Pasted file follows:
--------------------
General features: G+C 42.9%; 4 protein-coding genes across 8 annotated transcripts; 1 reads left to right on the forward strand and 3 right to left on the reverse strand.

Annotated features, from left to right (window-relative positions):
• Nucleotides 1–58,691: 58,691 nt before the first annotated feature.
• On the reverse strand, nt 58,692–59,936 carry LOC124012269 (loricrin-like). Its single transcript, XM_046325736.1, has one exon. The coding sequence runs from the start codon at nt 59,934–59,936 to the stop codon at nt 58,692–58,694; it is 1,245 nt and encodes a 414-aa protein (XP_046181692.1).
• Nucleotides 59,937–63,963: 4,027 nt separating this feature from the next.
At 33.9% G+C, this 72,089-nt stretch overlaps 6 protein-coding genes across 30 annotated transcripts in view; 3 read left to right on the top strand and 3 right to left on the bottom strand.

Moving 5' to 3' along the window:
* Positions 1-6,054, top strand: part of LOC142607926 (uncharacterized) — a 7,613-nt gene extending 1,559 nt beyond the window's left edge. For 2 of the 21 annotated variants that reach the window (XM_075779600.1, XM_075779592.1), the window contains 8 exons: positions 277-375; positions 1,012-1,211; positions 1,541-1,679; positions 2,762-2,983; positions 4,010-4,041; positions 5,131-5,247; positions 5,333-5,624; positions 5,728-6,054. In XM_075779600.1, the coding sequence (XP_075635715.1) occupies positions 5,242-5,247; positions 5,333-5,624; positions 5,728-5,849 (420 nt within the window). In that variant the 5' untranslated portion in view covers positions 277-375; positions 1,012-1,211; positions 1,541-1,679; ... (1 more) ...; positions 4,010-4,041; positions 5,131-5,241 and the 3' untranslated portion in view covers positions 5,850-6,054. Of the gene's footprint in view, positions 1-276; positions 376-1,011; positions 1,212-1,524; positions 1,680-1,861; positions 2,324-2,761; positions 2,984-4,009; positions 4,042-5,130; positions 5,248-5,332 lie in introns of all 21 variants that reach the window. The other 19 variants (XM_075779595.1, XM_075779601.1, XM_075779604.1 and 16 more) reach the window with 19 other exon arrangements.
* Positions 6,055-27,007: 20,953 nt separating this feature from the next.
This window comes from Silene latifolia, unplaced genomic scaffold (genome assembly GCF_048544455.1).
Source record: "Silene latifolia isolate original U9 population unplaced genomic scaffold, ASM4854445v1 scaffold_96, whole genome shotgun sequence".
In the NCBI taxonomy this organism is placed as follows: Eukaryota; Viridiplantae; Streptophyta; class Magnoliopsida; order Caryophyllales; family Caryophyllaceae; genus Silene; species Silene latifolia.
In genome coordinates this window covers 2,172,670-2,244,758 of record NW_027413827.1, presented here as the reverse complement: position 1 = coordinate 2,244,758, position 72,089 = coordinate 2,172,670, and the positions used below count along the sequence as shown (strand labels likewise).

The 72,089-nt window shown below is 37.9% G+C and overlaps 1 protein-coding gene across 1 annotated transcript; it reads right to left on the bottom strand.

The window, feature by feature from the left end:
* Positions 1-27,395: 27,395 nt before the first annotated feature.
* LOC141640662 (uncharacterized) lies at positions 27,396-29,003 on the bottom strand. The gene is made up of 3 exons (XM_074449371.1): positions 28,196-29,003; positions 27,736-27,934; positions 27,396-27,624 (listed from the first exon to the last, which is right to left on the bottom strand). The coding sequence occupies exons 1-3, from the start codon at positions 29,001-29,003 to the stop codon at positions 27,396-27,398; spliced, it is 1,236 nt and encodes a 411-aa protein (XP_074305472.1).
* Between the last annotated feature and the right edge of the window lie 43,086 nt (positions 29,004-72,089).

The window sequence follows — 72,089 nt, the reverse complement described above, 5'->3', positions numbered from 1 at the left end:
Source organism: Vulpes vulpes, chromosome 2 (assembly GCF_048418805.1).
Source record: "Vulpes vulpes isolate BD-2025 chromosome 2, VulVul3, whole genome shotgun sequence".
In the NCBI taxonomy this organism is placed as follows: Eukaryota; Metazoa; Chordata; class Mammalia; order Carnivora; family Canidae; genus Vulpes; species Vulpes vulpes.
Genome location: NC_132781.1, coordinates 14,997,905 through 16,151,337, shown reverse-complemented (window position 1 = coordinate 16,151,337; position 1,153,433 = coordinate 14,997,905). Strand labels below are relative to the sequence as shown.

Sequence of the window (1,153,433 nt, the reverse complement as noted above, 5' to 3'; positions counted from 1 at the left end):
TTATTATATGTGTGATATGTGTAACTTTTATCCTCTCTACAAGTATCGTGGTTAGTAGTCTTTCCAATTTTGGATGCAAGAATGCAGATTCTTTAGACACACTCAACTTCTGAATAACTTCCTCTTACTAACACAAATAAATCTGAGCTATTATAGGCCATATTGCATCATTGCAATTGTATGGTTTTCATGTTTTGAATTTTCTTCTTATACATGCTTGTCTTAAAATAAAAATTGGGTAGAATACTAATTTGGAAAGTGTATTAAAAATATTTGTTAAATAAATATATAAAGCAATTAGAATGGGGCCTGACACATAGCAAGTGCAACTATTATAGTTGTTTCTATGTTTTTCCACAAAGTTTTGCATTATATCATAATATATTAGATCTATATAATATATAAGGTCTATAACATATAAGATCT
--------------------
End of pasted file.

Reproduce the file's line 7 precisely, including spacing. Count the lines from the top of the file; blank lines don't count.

Moving 5' to 3' along the window: